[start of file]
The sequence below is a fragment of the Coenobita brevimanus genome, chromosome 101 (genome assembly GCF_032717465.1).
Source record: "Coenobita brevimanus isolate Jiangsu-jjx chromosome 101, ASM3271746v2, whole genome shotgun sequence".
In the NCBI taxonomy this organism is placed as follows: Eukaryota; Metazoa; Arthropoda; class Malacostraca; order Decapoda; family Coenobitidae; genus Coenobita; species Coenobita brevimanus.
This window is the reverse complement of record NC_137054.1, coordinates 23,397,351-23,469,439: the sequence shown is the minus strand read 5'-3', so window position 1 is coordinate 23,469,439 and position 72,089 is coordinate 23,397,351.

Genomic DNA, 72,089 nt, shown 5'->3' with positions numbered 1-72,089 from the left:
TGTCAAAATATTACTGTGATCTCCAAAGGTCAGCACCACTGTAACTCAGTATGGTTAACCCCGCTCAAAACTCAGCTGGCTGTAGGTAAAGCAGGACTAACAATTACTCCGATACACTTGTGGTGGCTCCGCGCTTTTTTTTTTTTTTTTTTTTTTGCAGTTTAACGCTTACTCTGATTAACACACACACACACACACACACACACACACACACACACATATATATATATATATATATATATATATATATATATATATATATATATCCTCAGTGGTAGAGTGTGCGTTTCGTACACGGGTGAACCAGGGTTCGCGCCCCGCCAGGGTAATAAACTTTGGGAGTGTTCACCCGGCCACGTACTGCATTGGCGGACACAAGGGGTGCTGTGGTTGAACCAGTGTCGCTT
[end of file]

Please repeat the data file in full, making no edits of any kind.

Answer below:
The sequence below is a fragment of the Coenobita brevimanus genome, chromosome 101 (genome assembly GCF_032717465.1).
Source record: "Coenobita brevimanus isolate Jiangsu-jjx chromosome 101, ASM3271746v2, whole genome shotgun sequence".
In the NCBI taxonomy this organism is placed as follows: Eukaryota; Metazoa; Arthropoda; class Malacostraca; order Decapoda; family Coenobitidae; genus Coenobita; species Coenobita brevimanus.
This window is the reverse complement of record NC_137054.1, coordinates 23,397,351-23,469,439: the sequence shown is the minus strand read 5'-3', so window position 1 is coordinate 23,469,439 and position 72,089 is coordinate 23,397,351.

Genomic DNA, 72,089 nt, shown 5'->3' with positions numbered 1-72,089 from the left:
TGTCAAAATATTACTGTGATCTCCAAAGGTCAGCACCACTGTAACTCAGTATGGTTAACCCCGCTCAAAACTCAGCTGGCTGTAGGTAAAGCAGGACTAACAATTACTCCGATACACTTGTGGTGGCTCCGCGCTTTTTTTTTTTTTTTTTTTTTTGCAGTTTAACGCTTACTCTGATTAACACACACACACACACACACACACACACACACACACACATATATATATATATATATATATATATATATATATATATATATATATATCCTCAGTGGTAGAGTGTGCGTTTCGTACACGGGTGAACCAGGGTTCGCGCCCCGCCAGGGTAATAAACTTTGGGAGTGTTCACCCGGCCACGTACTGCATTGGCGGACACAAGGGGTGCTGTGGTTGAACCAGTGTCGCTT